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Chris Ruder is the founder and CEO of Spikeball, a sport that has gained four-plus million players worldwide. In 2013, Spikeball hit $1 million in annual revenue, and Spikeball has been doing better ever since. In this interview, I chat with Chris about his personal motivations, the successes and struggles of Spikeball, and how he managed to turn a small idea into a million dollar business.
I studied photo journalism in college, which is largely irrelevant from what I do now. After graduating, I tried freelance photography but realized how difficult it was to get a job as a photographer. Then I jumped to doing corporate sales, and kept doing it for 13 years. I’ve worked for SF Weekly, Monster.com, Microsoft, a Bay Area based startup called Keep, and Live Nation, which owns Ticketmaster.
I started Spikeball when I was still working at Microsoft, and I would go home at night to run Spikeball. So I had two full-time jobs for five years. I’ve had the idea of Spikeball for a long time, and my friends and I would always joke about making it into a real business. But I was the one who ended up doing it.
I did not know how to do anything when I first started Spikeball. I got a degree in photo journalism, and I wasn’t into sports. But I loved Spikeball so much that I was so excited to work on it everyday. It was actually going to the day job that dreaded me — the work itself didn’t excite me. As Spikeball kept growing, my challenge became keeping the two worlds separate. Luckily, I was always over quota at my sales job, so I started taking more time off of my day job to invest more time into Spikeball.
The community. I know people who met their spouse through Spikeball. I know three people who have Spikeball tattoos on their bodies. I know a man who carried a Spikeball set with him to basecamp at Mount Everest. There are brides in their beautiful new wedding dresses playing Spikeball with their husbands at their wedding. It’s a plastic net and a rubber ball, but that’s not where the magic comes from. The magic comes from the fact that the game requires four people to come together to play. It’s an incredible feeling: seeing people take a product I have built and grown so seriously, and make it a part of their life’s biggest moments. I’ve worked in corporate for 13 years, but never once did I get such deep, emotional, and sincere connections like the ones I have everyday at Spikeball.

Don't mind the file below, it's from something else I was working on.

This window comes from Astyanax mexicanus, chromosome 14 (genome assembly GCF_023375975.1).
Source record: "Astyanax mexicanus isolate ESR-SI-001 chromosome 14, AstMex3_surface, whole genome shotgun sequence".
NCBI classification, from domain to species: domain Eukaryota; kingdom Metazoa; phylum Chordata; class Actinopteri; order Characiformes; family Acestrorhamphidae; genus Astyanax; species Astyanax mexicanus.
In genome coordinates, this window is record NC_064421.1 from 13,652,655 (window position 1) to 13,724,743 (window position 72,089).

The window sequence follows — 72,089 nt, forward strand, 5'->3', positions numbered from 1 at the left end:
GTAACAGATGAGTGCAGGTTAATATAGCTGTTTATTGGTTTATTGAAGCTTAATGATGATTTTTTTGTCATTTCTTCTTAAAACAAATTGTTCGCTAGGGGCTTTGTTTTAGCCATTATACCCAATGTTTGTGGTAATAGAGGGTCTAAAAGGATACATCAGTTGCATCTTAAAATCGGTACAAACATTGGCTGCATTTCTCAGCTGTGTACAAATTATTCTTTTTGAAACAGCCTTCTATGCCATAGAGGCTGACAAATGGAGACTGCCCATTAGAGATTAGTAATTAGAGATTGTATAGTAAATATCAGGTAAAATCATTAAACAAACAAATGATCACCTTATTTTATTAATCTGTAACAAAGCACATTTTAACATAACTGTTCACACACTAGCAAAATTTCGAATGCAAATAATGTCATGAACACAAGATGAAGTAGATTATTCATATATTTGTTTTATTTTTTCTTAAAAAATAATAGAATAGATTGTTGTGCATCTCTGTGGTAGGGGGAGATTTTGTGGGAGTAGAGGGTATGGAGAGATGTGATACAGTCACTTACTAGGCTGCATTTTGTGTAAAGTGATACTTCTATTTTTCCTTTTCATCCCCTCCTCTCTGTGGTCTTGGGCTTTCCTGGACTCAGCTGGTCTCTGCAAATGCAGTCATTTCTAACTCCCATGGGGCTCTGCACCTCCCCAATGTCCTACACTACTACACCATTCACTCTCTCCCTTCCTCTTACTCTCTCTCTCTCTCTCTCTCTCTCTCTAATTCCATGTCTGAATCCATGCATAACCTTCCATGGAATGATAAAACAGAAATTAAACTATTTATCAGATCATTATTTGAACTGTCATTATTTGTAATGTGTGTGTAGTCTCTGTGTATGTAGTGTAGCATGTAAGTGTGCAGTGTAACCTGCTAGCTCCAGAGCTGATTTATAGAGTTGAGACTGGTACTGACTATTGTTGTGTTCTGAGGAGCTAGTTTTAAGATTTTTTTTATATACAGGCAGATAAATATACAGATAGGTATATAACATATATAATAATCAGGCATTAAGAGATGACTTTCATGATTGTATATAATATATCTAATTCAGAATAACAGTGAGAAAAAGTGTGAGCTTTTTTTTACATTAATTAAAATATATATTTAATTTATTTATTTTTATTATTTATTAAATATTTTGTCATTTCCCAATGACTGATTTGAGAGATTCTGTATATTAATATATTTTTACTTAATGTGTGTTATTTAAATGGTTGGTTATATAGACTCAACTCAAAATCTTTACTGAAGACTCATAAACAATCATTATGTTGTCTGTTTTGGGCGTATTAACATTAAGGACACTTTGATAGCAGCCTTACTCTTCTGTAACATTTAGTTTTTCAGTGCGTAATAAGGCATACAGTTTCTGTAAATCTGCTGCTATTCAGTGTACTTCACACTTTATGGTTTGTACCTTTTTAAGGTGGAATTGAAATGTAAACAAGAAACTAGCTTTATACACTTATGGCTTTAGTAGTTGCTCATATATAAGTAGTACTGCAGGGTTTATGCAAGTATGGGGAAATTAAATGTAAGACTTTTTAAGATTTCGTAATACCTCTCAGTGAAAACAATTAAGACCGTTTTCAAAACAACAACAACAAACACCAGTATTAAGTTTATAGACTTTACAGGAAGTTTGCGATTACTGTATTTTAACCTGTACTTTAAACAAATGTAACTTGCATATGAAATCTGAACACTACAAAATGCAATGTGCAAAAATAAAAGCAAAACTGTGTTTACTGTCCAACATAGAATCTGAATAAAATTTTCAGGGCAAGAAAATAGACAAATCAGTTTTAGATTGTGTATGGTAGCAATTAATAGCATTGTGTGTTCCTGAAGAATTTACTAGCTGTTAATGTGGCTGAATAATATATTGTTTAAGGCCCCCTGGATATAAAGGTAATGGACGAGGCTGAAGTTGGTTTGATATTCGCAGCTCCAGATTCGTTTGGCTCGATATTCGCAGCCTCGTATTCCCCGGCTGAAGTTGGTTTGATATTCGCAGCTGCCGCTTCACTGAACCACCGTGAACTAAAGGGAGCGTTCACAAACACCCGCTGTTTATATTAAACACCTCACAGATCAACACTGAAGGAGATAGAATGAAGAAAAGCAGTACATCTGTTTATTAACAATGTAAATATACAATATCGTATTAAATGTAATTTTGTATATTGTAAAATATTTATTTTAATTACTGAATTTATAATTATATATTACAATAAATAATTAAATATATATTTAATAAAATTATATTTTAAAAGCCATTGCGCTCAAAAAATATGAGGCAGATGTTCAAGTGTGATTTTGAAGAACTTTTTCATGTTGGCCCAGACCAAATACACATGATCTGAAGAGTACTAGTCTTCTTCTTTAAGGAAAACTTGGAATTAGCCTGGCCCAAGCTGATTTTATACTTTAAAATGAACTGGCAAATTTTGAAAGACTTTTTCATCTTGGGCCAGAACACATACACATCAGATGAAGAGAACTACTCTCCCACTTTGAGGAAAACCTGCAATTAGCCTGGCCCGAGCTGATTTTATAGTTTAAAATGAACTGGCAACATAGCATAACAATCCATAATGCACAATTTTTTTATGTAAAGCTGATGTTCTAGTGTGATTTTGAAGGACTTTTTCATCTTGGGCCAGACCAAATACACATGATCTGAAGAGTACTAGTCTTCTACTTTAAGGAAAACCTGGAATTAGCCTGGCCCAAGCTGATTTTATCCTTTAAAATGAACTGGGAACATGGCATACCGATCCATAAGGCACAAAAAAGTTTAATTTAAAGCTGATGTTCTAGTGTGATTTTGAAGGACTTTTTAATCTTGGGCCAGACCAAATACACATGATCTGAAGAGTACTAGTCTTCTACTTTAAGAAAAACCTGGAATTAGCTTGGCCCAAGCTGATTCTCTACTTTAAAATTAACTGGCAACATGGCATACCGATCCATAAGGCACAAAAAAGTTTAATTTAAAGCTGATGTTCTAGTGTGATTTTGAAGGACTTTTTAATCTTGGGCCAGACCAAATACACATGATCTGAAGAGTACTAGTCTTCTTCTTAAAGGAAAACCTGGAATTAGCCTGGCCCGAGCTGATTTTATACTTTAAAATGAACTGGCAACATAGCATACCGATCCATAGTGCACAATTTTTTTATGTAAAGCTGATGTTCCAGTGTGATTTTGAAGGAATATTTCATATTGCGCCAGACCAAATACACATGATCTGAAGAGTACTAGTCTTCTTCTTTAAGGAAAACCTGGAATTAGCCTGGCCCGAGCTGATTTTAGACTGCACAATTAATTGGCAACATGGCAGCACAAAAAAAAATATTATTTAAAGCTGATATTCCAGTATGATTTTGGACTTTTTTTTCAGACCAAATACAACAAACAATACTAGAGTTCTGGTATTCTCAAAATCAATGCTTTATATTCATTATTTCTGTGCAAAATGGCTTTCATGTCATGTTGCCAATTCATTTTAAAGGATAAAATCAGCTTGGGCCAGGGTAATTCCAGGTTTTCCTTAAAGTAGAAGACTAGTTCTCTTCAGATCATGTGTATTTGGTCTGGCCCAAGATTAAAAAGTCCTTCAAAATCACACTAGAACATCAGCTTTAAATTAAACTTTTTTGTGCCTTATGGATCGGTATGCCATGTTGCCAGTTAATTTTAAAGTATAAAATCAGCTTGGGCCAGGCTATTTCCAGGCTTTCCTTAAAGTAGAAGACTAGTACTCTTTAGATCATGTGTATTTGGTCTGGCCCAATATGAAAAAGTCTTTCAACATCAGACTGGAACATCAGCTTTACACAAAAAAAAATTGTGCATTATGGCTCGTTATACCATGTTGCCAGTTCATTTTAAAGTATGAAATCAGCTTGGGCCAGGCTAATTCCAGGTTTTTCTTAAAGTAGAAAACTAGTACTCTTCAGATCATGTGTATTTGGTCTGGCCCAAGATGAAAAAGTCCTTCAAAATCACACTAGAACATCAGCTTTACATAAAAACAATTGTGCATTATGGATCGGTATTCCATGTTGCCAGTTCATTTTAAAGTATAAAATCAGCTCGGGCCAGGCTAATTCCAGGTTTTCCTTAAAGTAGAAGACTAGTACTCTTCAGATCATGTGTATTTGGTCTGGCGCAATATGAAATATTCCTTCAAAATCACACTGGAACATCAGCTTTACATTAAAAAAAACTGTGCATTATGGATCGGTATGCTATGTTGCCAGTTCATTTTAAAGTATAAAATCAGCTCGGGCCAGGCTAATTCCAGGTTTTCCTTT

I hired a lot of my employees from Spikeball tournaments and communities. A lot of it happens organically. Our employees love helping other people, and their passion is contagious. I also believe in minimizing the distance between us and the Spikeball players. To eliminate mediations, we don’t have any media agencies helping us. We go to every tournament ourselves and all of our employees are required to do customer service shifts every once in a while. There’s about 10–12 knockout sets out there in the market today, but none of them are trying to build a community. That’s what makes us wildly different from the rest.
I am not the type of person who needs to be under the spotlight. I just enjoy building human connections, and knowing that I am the person behind those experiences. This drive probably came from some childhood experience or memory.
At Spikeball, we hire, fire, and manage according to our company’s values. Our company values are powerful because none of them were written by me. It is a collective agreement between me and all employees, which means that everyone believes in them. This actually makes firing easier, because I would never have to say, “Ben, you messed up. It’s time for you to go.” Instead, I just say, “Ben, your work didn’t align with our company’s second value.” Ben would know himself that it’s time to go. It works so well every time.
There’s the famous interview question: “Are you a thinker or a doer?” I am absolutely a doer.There are people who say they want to do all these things, but all they do is go home and watch sports for two hours every night. Turn off the TV. There is an either or. Don’t just say. Do.People think starting over means taking ruthless risks. But that’s such a misconception. I don’t think people have to quit their jobs in order to build something. For my preference, that’s way too risky. It’s all about taking calculated risks. I planned Spikeball for 5 years before actually quitting my job. Entrepreneurs are actually some of the most risk-averse people out there. It’s not about the big leaps, it’s about taking one small step at a time.
Slow and steady wins the race.
Give advice only when asked for. Never tell people what they should or should not do.
You’re not as cool as you think.
Just do it. (Nike really hit the nail in the head with this one.)
Charles Kuralt’s America.
Talk to a friend and get some outsider’s perspective.
I am a person bringing people together. I am doing what I can to create a level of playing field.
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